It was the most amazing thing — I got to experience the beauty of Spring TWICE this year. It came early in Oklahoma City, so I was amazed and delighted when a late April trip to New Mexico gave me a second chance to soak in the beauty of flowering trees, tulips and the biggest lilac bushes I had ever seen!
There was no time to cook on this quick visit, but who can resist the lure of the colorful ristras? We had driven out, so they were very tempting, but I ended up barely having room to sit in our vehicle by the time the trip was over!
Pretty Food’s Webmaster Extraordinaire Patricia and I hopped into a rickshaw for a quick trip around the plaza and back over to the Luminaria restaurant for dinner. Luminaria is part of the hotel where we were staying, Inn and Spa at Loretto, pictured above. It was a lovely hotel, steeped in New Mexico tradition, nestled right next door to the historic Loretto Chapel.
With the temperature hovering around the low 70s, eating outdoors was a divine experience. The elegant outdoor rooms provided the perfect blend of comfort and ambience, while allowing the outdoor scenery to still be enjoyed.
The chef sent out a delectable amuse-bouche (for those of you who don’t know, it’s a complimentary little bite of something that’s not on the menu that leaves you wanting more). This one consisted of finely chopped carne asada with red chile sauce and cilantro microgreens served in a beautifully curved spoon.
Beef tenderloin was the entree I chose. It was plopped onto a bed of roasted red pepper ranchero sauce and joined by grilled Spanish onions and poblano chile. A sprinkle of microgreens on top completed the presentation. The taste was divine!
My mixed green salad had something called Beamer cheese. Don’t know what it was, but it was similar to an aged Italian cheese. Roasted tomato quarters and roasted pine nuts added uniquely Santa Fe flavors.
Although he avoids rice, due to the carbs, Michael finds it hard to resist paella. When it’s served Santa Fe style, it comes with a kick. See the jalapeño? There’s your sign!
Patricia went for the blackened salmon. It sat atop green onion risotto and was topped with a lemon buerre blanc sauce, typically, but Patricia asked for her sauce to be on the side. See those thin little shards of green? Those are crispy flash fried leeks. Also on the plate were the ever-present micro-greens. Note to self: get the micro-greens farm planted again. I haven’t grown any in a while . . . The salmon was so good that meories of it kept Patricia awake late into the night.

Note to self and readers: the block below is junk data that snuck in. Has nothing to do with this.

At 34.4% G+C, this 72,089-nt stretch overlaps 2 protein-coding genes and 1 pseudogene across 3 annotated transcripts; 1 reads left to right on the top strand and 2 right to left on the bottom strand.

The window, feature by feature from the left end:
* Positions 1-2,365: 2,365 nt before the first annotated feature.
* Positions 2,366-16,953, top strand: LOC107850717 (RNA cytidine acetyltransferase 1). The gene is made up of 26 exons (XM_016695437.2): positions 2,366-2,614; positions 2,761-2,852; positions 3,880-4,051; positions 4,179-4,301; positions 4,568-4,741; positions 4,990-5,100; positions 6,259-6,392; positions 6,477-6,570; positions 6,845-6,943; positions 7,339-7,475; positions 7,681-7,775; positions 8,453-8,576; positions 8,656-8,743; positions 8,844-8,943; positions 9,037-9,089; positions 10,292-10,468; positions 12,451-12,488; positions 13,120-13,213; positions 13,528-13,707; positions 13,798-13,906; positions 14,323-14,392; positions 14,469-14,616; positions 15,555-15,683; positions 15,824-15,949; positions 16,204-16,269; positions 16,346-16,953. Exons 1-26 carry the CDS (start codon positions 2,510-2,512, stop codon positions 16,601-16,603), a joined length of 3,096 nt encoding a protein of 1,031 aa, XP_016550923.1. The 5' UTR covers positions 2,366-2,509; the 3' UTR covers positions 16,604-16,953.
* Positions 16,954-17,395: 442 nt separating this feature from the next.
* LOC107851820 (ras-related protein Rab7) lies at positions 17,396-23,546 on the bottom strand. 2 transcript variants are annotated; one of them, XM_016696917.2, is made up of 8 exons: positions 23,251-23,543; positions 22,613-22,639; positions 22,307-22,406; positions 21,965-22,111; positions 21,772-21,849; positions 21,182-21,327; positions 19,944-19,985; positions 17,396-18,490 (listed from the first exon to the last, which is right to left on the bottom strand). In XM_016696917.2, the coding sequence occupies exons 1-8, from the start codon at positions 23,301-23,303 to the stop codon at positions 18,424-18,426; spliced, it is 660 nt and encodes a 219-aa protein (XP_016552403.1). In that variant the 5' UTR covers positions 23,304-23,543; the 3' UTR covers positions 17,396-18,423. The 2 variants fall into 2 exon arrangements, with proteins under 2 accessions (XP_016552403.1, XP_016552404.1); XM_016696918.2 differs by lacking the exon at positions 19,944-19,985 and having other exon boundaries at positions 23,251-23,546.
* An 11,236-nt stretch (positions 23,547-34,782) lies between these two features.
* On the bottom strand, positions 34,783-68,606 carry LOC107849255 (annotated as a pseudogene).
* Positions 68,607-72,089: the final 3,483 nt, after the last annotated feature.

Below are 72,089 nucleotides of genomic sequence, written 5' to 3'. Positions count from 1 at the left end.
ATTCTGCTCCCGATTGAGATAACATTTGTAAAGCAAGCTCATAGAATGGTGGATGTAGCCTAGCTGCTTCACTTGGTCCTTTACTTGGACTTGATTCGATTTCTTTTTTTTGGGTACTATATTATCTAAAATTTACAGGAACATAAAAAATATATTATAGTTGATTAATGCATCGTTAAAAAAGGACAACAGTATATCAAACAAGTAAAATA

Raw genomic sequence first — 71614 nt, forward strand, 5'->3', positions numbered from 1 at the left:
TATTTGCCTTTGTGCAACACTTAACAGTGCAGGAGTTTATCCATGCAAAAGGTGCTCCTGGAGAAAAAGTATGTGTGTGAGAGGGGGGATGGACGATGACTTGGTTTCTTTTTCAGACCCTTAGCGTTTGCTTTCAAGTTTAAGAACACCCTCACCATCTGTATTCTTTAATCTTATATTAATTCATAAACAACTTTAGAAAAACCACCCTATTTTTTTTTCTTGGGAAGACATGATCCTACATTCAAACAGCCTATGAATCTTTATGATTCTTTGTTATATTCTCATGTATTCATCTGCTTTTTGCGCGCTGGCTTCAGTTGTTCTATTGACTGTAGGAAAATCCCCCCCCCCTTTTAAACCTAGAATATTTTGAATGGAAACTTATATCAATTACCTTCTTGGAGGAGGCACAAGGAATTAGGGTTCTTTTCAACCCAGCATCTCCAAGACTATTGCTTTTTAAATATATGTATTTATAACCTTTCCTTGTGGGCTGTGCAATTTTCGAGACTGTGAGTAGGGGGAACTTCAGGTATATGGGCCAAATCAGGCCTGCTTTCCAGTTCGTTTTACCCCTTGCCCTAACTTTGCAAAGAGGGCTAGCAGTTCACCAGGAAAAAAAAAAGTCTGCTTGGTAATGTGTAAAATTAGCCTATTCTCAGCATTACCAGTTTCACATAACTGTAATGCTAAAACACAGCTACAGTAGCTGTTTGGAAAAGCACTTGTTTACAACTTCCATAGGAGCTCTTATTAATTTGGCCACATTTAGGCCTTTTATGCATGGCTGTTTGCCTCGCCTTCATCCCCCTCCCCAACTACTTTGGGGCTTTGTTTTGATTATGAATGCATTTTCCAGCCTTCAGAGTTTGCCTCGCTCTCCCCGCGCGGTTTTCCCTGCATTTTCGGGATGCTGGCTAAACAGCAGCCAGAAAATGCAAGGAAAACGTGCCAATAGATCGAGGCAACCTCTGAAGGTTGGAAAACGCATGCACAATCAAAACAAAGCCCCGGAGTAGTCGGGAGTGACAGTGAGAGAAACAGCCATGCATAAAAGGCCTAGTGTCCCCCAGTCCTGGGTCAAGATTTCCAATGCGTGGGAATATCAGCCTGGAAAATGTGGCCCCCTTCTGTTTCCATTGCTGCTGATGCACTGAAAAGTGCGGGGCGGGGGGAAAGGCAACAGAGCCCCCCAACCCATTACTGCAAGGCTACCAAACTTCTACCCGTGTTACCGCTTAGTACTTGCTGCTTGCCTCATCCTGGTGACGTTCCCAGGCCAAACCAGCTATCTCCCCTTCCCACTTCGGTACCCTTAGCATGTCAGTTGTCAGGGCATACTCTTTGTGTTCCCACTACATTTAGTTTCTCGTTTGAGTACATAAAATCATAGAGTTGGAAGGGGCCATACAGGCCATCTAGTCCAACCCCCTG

This shows the blackened salmon with the lemon buerre blanc sauce. That’s a lotta butter sauce!
I find the architecture in New Mexico to be so dramatic. This pic of the hotel, taken a night, shows how magical it can be.
Day two, we were off to Taos. Tell someone who’s been before that you’re headed there, and I can almost guarantee they will say “Oh, you HAVE to go to Michael’s Kitchen & Bakery.” So we did. It’s a Taos landmark. I loved this omelette that Michael ordered because they served several of the vegetables on the side, instead of just whipping it all up together. The mushrooms rode sidecar, along with the avocado. I’m not a big omelette fan, but I was tempted to grab his plate when he wasn’t watching.
This is what’s known as the Belly Buster. It features two beef patties topped with cheese, an entire avocado, enough salad greens and tomato to make a side salad, and multiple slices of bacon. Confidentiality restrictions preclude me from revealing who ordered such a thing. Use your imagination.
Back to Santa Fe for a drive down Canyon Road to see the wondrous art in the long stretch of galleries found there. We had the good fortune to stumble into an interesting-looking restaurant that turned out to be a famous tapas bar. Dining at El Farol made for the perfect end of an enchanting day. Michael and I had the tapas (small plates). For two, you order six. This was the first, angus beef skewers with chimi-churri sauce. We didn’t eat the fingerling potatoes, but I’m sure they were quite tasty, too.
Pork tenderloin with figs, port, and idiazabal cheese. Honestly, I’m sure we could have found a way to make it look prettier on the plate, but I was simply lucky to be able to snap a picture fast enough to capture it before it disappeared. We can forgive its less than stella plating when it tastes that wonderful.
This photo was taken right before I looked around the room to ensure no one would see me when I drank this Moroccan carrot sauce from the plate. (Okay, not really, but I wanted to!) The roasted duck breast it was served with was good, but that carrot sauce is the stuff dreams are made from. I will find a way to devise a recipe for it someday. We found it made a gratifying dip for virtually everything else we ate.
You’re probably thinking “What the heck is that?” I understand. Imagine this. You take the tender inner hearts from artichokes and you encrust them in reggiano cheese. Then you cook them (bake? fry? I’m not sure) and place them on a plate to be topped with a fresh tomato salad, a little parsley, and a drizzle of lemon caper butter. Is your mouth watering yet? It should be.
Last, but not least, our fried avocado. It was crispy from having just been fried. It was coated with crumbs of some sort and served with salsa cruda and lime crema. Innovative, flavorful, attractive, delightful!
It was a fabulous trip. Short, but packed from morning until night with the most beautiful sounds, scenery, and sumptuous food, as well as great company. Can’t wait to go back! Santa Fe is a town for foodies, as well as for those who enjoy to have their senses stimulated visually. Here are a few more of the visual delights I captured on camera.